Still, like other Chinese scholars, Wang contends that plenty of historical evidence supports Beijing’s claims of ancient sovereignty over the South China Sea — from pottery shards to navigational handbooks used by Chinese fishermen. Of course, other nations that share the waterway, such as Vietnam, Malaysia and the Philippines, have their own archeological finds that they say prove their peoples also roamed the South China Sea. Besides, international maritime convention, to which China is party, pays less heed to history when it comes to deciding claims to the sea by nonarchipelagic nations.
For decades, Chinese schoolchildren have been taught that their homeland’s furthest southern reach was the underwater James Shoal (known in Chinese as Zengmu, a transliteration of “James”), which is located around 50 miles off the coast of Malaysia. Waters around the shoal are home to Malaysian oil and gas platforms. This geography lesson notwithstanding, Chinese maps gave scant attention to the South China Sea. That began to change after 2009, when a map with the nine-dash line was attached in a submission to the U.N. during a dispute with Vietnam. Today, Chinese passports are emblazoned with a map with nine dashes through the South China Sea—plus a 10th that ensures Taiwan, to which the Nationalists retreated in 1949, is counted as Chinese territory.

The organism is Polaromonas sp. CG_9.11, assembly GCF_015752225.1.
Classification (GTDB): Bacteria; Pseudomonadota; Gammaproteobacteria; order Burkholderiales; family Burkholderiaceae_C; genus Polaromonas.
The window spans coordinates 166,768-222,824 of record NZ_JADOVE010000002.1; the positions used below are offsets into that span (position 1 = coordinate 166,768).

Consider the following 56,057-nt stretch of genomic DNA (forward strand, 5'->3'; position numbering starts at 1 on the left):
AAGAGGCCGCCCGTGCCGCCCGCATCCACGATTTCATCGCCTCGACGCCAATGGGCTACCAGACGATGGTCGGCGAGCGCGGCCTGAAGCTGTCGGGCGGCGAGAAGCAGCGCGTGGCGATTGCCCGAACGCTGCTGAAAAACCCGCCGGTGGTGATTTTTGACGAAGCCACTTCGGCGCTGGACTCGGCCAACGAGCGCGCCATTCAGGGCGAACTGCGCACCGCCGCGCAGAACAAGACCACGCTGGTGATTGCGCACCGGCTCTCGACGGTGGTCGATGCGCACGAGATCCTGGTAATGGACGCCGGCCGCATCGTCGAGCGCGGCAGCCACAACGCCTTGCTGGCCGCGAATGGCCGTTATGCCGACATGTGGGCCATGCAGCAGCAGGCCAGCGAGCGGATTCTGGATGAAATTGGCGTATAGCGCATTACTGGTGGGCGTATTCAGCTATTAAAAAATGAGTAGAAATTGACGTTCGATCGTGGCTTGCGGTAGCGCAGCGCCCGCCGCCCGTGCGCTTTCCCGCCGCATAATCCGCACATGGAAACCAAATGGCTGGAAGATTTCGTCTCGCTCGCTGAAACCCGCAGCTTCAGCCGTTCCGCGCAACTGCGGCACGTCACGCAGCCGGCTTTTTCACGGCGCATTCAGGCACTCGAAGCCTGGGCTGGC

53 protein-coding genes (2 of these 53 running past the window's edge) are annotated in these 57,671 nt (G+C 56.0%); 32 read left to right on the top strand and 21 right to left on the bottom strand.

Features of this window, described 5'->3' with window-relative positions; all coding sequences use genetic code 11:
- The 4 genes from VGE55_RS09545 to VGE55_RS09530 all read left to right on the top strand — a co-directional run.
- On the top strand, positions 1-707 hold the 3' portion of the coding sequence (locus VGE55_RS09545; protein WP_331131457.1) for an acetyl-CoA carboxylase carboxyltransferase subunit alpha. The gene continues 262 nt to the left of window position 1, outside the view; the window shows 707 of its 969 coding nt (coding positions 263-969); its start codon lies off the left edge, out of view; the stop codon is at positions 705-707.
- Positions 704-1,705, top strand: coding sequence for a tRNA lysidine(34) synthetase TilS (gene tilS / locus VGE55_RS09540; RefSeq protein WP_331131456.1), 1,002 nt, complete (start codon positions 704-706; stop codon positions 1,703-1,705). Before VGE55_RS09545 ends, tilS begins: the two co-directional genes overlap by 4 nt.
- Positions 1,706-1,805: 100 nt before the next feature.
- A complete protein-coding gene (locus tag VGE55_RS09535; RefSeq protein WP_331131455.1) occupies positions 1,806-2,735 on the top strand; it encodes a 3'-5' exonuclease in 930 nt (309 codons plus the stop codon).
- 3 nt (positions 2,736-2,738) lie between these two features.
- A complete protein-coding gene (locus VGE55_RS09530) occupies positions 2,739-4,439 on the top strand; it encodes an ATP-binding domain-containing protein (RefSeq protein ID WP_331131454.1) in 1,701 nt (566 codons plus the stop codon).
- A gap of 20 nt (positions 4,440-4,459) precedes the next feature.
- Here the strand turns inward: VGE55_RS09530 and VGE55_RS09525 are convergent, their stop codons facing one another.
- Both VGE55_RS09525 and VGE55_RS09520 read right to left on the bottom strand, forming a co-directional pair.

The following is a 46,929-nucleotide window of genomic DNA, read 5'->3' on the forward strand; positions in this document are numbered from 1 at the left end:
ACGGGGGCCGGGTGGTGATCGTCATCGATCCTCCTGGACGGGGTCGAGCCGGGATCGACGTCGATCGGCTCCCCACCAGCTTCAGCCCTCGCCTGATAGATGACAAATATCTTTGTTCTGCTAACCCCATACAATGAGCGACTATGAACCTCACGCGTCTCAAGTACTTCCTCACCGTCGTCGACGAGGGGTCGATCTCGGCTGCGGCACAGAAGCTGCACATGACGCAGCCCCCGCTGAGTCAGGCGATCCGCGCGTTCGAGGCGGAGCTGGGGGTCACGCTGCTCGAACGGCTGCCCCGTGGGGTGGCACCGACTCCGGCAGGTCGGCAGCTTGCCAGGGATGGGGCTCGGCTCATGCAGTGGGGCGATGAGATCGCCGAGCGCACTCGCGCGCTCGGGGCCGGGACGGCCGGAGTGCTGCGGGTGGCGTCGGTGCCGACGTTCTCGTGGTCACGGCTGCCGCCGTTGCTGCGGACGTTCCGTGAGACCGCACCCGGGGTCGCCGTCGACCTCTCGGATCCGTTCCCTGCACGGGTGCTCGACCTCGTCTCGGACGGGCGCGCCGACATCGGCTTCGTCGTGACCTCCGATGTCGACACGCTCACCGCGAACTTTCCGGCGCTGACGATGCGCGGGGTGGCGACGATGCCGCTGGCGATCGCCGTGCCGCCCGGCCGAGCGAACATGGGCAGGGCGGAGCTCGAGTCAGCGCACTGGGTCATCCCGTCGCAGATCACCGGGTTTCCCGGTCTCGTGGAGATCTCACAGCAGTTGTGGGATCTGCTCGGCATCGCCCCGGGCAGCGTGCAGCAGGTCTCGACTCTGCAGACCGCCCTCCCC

Curiously, though, the dashes on the 2009 map (and on current Chinese passports) are located in slightly different places from those on the original 1947 map. In several cases, the new dashes hug the coasts of other Southeast Asian nations more closely, giving China an even more expansive claim to the waterway “Because the people who made the [newer] map were not strict, they didn’t follow the right image scale,” says geographer Wang. “Some people are not working that rigorously.” And though China also makes territorial claims in the East and Yellow Seas, these specks of land are not marked by dotted boundaries. Dashes, it appears, are reserved for the South China Sea.